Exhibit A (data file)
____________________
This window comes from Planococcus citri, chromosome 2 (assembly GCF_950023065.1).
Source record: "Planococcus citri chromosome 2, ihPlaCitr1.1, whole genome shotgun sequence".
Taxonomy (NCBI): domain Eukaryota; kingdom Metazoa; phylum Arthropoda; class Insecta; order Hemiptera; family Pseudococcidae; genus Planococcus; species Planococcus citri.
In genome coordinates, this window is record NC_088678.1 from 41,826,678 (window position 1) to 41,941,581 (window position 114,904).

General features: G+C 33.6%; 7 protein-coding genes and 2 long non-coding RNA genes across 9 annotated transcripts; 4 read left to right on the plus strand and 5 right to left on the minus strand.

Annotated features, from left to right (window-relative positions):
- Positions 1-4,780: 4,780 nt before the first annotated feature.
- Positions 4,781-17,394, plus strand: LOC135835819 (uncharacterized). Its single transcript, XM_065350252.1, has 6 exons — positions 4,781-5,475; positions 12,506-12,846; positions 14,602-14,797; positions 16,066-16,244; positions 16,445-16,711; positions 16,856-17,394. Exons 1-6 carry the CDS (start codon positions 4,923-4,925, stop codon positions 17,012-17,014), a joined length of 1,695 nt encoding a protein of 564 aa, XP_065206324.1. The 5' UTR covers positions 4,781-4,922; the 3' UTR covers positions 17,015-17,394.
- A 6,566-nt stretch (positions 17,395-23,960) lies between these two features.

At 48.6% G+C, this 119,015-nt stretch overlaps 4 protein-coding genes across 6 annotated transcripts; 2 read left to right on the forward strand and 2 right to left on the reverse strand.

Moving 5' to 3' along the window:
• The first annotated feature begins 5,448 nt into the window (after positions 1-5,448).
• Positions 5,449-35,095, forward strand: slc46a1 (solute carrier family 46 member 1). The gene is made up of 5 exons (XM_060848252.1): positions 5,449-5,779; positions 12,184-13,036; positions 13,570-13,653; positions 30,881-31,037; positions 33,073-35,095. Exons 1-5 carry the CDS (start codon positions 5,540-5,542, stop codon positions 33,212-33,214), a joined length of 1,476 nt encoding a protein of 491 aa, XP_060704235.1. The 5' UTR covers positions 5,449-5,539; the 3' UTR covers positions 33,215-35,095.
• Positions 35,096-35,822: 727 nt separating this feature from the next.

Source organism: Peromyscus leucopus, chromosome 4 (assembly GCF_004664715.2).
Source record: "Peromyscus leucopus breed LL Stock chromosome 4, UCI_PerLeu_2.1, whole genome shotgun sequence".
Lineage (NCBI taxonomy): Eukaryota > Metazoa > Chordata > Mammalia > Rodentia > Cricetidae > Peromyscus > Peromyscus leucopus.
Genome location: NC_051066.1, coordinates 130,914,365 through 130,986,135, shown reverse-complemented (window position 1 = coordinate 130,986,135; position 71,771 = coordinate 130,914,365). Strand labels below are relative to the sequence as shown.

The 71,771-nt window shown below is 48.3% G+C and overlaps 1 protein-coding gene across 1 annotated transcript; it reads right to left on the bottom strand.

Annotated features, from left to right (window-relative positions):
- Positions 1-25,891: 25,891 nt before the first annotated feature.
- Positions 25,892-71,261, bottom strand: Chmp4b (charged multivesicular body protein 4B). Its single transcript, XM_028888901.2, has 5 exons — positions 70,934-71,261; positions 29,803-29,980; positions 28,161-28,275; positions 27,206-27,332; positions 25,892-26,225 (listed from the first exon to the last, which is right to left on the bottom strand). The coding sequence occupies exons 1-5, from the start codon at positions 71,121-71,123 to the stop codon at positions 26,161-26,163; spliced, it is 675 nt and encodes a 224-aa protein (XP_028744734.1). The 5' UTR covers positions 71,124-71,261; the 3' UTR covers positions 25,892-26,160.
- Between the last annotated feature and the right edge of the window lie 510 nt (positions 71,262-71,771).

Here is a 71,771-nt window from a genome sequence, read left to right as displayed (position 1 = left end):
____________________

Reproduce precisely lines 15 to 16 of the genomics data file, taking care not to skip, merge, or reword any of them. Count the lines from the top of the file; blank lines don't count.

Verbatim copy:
Source organism: Peromyscus leucopus, chromosome 4 (assembly GCF_004664715.2).
Source record: "Peromyscus leucopus breed LL Stock chromosome 4, UCI_PerLeu_2.1, whole genome shotgun sequence".